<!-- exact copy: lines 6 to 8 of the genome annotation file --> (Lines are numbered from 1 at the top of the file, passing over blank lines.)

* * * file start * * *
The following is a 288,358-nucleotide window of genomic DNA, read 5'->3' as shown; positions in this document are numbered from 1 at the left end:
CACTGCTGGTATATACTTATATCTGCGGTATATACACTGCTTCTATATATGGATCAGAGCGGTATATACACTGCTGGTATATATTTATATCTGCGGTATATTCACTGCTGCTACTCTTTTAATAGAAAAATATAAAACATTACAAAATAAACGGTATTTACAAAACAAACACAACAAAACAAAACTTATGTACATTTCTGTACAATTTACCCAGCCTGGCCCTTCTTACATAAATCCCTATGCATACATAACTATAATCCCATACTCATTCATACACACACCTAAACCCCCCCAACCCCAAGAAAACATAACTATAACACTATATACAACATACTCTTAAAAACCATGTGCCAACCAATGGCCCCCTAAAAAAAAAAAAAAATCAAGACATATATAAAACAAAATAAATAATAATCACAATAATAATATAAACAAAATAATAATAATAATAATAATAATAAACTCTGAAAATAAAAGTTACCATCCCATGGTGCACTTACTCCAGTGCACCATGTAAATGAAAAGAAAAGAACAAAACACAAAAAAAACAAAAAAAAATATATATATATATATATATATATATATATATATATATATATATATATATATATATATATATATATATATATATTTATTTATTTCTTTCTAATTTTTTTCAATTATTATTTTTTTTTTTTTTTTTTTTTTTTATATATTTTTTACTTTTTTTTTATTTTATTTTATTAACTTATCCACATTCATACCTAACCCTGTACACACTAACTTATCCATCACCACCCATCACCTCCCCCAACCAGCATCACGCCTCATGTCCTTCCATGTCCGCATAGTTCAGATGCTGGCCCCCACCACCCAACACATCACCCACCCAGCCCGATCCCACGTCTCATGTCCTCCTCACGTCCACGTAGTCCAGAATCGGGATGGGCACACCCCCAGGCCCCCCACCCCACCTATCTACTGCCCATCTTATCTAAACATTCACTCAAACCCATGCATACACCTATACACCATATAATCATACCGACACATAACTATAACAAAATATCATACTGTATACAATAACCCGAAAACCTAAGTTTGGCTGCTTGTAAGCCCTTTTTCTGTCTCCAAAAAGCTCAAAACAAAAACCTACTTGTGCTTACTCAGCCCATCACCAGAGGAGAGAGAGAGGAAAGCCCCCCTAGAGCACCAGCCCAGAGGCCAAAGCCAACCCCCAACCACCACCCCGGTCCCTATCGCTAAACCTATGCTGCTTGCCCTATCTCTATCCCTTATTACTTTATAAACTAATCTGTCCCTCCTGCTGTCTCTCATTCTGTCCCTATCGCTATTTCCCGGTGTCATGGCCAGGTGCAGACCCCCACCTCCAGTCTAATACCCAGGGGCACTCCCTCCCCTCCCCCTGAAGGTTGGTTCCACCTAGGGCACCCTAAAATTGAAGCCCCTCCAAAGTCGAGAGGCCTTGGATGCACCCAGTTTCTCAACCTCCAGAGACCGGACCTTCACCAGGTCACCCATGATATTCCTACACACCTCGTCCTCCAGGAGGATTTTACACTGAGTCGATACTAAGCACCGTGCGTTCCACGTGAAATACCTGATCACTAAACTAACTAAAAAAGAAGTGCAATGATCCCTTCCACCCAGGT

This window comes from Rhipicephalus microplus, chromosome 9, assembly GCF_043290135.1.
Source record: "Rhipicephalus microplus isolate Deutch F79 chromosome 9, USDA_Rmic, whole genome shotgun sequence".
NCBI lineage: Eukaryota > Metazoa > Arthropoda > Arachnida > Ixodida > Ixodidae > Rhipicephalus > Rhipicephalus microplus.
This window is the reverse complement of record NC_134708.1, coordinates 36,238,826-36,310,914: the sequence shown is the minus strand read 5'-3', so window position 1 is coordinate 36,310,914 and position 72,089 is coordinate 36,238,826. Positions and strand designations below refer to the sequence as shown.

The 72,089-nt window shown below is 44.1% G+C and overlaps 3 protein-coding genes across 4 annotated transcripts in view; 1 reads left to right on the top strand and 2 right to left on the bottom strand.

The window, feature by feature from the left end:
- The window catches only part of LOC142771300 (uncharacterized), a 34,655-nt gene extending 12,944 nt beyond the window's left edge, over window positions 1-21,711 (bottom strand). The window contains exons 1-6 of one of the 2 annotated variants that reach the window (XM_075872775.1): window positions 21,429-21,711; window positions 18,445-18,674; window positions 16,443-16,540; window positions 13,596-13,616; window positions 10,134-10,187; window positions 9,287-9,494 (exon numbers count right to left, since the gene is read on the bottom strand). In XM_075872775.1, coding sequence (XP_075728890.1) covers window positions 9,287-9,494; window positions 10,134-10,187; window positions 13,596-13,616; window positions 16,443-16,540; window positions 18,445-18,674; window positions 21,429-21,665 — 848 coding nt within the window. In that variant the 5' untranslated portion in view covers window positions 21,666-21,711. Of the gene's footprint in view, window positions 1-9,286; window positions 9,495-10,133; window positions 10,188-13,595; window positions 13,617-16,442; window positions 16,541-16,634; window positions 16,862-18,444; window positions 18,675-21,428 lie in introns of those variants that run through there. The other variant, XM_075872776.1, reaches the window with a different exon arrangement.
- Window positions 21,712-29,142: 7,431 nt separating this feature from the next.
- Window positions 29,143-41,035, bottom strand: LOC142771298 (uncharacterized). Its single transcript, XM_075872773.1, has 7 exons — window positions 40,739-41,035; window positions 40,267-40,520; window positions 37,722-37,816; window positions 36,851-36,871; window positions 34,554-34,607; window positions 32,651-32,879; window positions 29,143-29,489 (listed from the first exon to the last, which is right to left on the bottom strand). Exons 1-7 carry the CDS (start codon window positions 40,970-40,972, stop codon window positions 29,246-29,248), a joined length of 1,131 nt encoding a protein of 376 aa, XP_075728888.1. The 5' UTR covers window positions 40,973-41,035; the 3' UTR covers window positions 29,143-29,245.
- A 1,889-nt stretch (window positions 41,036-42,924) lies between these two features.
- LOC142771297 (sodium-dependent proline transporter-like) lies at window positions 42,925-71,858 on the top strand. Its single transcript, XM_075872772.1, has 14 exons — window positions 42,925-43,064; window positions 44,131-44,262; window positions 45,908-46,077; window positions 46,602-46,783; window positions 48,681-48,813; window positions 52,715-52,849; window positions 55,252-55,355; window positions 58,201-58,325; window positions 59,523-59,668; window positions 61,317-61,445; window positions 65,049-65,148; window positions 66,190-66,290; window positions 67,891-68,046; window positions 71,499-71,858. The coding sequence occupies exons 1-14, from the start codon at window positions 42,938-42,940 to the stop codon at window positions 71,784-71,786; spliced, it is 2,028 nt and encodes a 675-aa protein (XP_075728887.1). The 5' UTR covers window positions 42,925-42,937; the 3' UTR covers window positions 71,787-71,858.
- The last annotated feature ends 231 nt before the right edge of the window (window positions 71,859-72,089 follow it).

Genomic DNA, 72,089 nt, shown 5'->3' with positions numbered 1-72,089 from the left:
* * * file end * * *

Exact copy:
This window is the reverse complement of record NC_134708.1, coordinates 36,238,826-36,310,914: the sequence shown is the minus strand read 5'-3', so window position 1 is coordinate 36,310,914 and position 72,089 is coordinate 36,238,826. Positions and strand designations below refer to the sequence as shown.

The 72,089-nt window shown below is 44.1% G+C and overlaps 3 protein-coding genes across 4 annotated transcripts in view; 1 reads left to right on the top strand and 2 right to left on the bottom strand.

The window, feature by feature from the left end: